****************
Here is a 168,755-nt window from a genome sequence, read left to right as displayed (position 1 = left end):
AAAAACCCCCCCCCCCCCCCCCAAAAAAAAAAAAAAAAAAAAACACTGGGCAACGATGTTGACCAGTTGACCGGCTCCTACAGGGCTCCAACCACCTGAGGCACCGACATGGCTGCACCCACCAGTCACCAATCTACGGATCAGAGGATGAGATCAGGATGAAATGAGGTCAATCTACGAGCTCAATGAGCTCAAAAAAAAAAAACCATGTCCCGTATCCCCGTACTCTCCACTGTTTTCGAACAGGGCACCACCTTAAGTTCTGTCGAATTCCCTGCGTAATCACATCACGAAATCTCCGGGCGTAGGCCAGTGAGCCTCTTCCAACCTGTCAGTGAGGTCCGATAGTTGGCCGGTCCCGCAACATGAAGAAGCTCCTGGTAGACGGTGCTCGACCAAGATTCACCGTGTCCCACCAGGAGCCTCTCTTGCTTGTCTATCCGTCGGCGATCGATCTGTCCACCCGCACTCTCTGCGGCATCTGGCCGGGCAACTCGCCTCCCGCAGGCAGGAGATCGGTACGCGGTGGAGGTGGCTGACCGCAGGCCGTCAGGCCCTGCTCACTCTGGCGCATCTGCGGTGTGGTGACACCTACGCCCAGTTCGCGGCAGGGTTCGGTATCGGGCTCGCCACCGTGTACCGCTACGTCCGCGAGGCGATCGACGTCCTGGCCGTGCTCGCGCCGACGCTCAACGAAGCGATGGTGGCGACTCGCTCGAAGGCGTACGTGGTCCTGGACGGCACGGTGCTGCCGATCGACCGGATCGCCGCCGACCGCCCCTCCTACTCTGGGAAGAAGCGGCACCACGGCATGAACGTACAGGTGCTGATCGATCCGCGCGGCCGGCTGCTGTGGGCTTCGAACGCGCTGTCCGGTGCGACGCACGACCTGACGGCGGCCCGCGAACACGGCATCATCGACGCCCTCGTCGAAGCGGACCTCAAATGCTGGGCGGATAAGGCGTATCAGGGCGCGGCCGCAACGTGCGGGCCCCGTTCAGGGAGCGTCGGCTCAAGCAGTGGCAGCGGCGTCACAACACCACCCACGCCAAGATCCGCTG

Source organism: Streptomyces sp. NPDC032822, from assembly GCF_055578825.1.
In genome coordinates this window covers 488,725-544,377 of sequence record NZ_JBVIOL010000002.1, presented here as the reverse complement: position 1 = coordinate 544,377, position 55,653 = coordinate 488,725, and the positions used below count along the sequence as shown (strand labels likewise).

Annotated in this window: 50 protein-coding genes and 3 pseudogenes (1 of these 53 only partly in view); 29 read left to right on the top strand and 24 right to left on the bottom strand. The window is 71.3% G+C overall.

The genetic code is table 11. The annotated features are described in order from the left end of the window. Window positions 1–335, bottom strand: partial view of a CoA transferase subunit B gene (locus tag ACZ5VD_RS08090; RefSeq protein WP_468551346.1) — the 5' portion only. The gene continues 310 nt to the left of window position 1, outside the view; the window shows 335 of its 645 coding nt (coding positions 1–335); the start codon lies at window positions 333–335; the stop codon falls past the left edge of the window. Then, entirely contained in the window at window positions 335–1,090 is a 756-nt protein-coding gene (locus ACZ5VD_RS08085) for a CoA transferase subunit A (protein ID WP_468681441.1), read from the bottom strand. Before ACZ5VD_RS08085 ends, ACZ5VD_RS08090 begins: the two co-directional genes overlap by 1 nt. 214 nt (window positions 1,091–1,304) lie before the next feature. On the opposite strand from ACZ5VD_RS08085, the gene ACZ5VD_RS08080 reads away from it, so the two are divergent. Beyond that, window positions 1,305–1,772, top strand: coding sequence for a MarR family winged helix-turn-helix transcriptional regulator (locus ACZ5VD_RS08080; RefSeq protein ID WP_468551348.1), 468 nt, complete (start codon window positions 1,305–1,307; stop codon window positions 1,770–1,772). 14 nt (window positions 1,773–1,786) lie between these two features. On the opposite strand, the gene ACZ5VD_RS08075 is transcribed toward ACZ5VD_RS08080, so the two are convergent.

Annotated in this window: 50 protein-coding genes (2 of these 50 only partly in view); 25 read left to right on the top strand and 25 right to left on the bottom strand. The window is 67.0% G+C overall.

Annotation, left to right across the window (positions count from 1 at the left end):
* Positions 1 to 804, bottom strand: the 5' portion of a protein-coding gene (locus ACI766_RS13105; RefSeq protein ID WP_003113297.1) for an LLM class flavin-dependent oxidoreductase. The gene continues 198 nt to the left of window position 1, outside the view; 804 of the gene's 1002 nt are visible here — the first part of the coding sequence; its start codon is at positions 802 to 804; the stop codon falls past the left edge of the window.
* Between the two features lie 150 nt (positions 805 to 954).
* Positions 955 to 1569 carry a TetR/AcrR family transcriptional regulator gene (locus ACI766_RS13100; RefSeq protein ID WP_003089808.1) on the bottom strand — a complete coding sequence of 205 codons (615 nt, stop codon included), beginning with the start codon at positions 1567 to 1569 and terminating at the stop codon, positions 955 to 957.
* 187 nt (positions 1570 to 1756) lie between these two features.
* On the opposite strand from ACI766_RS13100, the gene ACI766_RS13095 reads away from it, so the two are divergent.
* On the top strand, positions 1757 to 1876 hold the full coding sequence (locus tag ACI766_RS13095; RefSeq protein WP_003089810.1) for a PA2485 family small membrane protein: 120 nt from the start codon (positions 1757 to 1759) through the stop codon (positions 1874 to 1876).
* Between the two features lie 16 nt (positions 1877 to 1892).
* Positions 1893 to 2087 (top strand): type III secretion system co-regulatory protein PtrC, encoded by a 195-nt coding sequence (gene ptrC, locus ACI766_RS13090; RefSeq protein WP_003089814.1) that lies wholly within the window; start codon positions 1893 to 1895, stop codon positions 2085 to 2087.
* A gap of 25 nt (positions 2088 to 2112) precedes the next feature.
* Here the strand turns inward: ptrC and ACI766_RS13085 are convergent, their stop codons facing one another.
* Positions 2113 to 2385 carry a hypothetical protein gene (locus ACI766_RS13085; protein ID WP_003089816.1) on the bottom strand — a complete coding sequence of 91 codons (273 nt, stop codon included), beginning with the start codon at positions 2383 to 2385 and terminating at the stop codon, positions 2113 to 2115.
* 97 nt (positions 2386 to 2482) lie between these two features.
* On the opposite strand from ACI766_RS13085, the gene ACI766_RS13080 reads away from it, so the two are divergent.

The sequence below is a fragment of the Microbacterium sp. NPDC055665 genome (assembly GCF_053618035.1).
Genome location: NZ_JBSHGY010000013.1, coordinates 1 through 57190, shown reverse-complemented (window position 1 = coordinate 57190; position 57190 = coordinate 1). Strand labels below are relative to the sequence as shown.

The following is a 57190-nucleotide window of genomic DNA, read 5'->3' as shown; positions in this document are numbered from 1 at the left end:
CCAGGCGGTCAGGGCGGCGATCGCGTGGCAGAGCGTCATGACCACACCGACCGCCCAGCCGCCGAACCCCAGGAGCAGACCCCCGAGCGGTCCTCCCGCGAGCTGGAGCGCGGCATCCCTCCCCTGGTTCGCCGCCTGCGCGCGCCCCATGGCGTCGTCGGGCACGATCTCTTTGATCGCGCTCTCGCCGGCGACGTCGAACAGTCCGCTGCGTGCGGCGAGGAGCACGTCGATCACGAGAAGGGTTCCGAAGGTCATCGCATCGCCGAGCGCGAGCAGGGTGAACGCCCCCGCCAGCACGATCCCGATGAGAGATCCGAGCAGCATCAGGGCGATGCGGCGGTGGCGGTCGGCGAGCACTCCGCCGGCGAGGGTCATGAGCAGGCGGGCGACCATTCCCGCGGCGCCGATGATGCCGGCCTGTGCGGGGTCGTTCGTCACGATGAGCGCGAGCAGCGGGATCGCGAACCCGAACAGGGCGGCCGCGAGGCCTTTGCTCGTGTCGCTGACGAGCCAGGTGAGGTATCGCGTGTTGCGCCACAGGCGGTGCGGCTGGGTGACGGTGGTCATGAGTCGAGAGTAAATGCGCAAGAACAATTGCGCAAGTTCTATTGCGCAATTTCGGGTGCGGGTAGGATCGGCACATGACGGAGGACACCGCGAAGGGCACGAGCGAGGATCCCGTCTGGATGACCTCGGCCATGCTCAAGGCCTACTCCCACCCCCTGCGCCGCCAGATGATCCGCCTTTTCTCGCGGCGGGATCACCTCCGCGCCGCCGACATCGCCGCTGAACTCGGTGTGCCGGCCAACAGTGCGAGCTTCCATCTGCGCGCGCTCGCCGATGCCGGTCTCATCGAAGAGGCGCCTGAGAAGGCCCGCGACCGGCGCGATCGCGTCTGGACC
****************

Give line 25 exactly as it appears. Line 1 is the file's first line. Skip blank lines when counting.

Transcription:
CCAGGCGGTCAGGGCGGCGATCGCGTGGCAGAGCGTCATGACCACACCGACCGCCCAGCCGCCGAACCCCAGGAGCAGACCCCCGAGCGGTCCTCCCGCGAGCTGGAGCGCGGCATCCCTCCCCTGGTTCGCCGCCTGCGCGCGCCCCATGGCGTCGTCGGGCACGATCTCTTTGATCGCGCTCTCGCCGGCGACGTCGAACAGTCCGCTGCGTGCGGCGAGGAGCACGTCGATCACGAGAAGGGTTCCGAAGGTCATCGCATCGCCGAGCGCGAGCAGGGTGAACGCCCCCGCCAGCACGATCCCGATGAGAGATCCGAGCAGCATCAGGGCGATGCGGCGGTGGCGGTCGGCGAGCACTCCGCCGGCGAGGGTCATGAGCAGGCGGGCGACCATTCCCGCGGCGCCGATGATGCCGGCCTGTGCGGGGTCGTTCGTCACGATGAGCGCGAGCAGCGGGATCGCGAACCCGAACAGGGCGGCCGCGAGGCCTTTGCTCGTGTCGCTGACGAGCCAGGTGAGGTATCGCGTGTTGCGCCACAGGCGGTGCGGCTGGGTGACGGTGGTCATGAGTCGAGAGTAAATGCGCAAGAACAATTGCGCAAGTTCTATTGCGCAATTTCGGGTGCGGGTAGGATCGGCACATGACGGAGGACACCGCGAAGGGCACGAGCGAGGATCCCGTCTGGATGACCTCGGCCATGCTCAAGGCCTACTCCCACCCCCTGCGCCGCCAGATGATCCGCCTTTTCTCGCGGCGGGATCACCTCCGCGCCGCCGACATCGCCGCTGAACTCGGTGTGCCGGCCAACAGTGCGAGCTTCCATCTGCGCGCGCTCGCCGATGCCGGTCTCATCGAAGAGGCGCCTGAGAAGGCCCGCGACCGGCGCGATCGCGTCTGGACC